One would have to pick the domicile carefully to gain much benefit. For example, National Grid has substantial assets in the USA so they could possibly keep those out of reach by demerging the relevant part of their business. But that only provides limited protection to current investors.
I have not personally held National Grid for some time because of the political risk and am not invested in other utility companies either. If those companies wish to avoid the risks of a Labour Government and their current policies, they might find it wise to look at other ways of thwarting damage to their shareholders interests.
InvestorEase is a share portfolio management software product which I have used for the last 20 years. The current owner (Financial Express) has announced they are closing the service at the end of May on the basis that it is no longer economic to continue with it.
This is disappointing as although I also use ShareScope, there are some features in InvestorEase that are not easily replicated in the former. InvestorEase is also quicker and easier to use than ShareScope which has so many options that configuration is complex (SharePad from the same company is not a viable alternative either from my knowledge of it). But it’s hardly surprising that FE decided to close InvestorEase as the developer who maintains the software has clearly been having difficulty and losing interest of late.
I also have a portfolio in Stockopedia, but again I am not sure that will give a good solution. I need a product/service that enables maintenance of multiple portfolios with large numbers of holdings and transactions, plus a consolidated view on demand. The other reason I am running more than one such product is because I like to have a back-up in emergencies and by duplicating entries in the two products I can spot any obvious errors easily.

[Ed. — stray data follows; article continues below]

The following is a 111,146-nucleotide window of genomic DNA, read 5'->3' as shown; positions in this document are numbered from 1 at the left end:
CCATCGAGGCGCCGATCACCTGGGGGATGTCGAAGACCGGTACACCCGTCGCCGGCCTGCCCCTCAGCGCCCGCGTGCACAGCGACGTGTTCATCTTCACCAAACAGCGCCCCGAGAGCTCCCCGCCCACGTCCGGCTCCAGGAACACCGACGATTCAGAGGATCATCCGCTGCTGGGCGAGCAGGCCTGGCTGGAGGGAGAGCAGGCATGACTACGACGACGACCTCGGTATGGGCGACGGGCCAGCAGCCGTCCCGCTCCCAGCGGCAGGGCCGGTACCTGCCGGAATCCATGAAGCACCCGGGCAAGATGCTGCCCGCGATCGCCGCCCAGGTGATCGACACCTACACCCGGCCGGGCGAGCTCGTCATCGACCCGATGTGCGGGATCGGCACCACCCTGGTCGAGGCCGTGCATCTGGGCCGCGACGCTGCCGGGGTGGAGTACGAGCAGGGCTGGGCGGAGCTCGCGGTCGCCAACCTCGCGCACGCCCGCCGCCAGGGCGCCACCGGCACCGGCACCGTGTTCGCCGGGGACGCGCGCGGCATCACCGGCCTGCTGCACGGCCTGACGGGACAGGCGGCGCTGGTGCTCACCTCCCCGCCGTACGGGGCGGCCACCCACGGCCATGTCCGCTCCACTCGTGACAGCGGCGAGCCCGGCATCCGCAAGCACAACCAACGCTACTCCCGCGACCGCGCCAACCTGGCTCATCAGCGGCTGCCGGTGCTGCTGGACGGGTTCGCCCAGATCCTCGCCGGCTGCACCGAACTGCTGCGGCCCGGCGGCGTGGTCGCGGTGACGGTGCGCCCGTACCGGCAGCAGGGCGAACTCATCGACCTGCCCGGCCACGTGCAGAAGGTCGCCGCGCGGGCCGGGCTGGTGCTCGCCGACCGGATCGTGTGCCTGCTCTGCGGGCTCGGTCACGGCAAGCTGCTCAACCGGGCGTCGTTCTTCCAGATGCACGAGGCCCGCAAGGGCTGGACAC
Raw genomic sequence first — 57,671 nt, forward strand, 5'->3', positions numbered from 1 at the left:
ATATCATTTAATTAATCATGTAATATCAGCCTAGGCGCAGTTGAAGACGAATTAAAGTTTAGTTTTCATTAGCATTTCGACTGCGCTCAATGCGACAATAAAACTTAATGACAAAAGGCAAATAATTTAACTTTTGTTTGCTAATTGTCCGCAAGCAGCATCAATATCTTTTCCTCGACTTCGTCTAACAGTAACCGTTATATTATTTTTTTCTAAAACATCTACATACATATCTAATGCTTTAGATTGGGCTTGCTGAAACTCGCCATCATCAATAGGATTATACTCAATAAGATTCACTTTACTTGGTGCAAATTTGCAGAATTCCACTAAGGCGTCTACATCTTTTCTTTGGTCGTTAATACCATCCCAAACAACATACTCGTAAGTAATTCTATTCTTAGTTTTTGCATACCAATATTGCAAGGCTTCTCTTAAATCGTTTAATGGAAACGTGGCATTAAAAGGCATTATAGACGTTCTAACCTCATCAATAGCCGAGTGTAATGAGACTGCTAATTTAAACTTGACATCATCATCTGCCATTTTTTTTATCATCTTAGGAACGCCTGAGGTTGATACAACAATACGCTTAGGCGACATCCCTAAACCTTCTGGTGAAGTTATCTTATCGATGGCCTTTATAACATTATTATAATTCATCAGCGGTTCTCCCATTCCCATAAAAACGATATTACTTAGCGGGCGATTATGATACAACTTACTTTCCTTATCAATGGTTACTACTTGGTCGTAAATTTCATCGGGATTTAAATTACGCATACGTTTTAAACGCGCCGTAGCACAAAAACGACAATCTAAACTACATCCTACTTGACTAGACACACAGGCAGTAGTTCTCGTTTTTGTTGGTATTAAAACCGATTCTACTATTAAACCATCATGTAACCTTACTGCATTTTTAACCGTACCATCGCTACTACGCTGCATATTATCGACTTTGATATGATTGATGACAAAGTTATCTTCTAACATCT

So any suggestions for good alternative solutions for the private but semi-professional investor would be welcomed.
Or perhaps anyone who might have an interest in taking on the product, which has suffered from total lack of marketing in recent years, should contact Financial Express.
I had a busy day yesterday, but let me first comment on the news today. National Grid (NG.) published their half year results this morning. They reported “Adjusted operating profit, excluding timing up 4%….” but statutory earnings per share were down by 12%. What exactly does “adjusted for timing” mean? I have no idea because the announcement does not explain it in any sensible way. For example, it says under “UK Timing”: “Revenues will be impacted by timing of recoveries including impacts from prior years”. Why are these revenues not being booked in the relevant period? Why are they not being recognised as revenues in the period concerned? Looks like a simple “fudge” to me as “adjustments” to reported figures in accounts often are. Many analysts seem to have a negative view of the stock, and I am coming to the same conclusion. I sold some of my holding in the company this morning.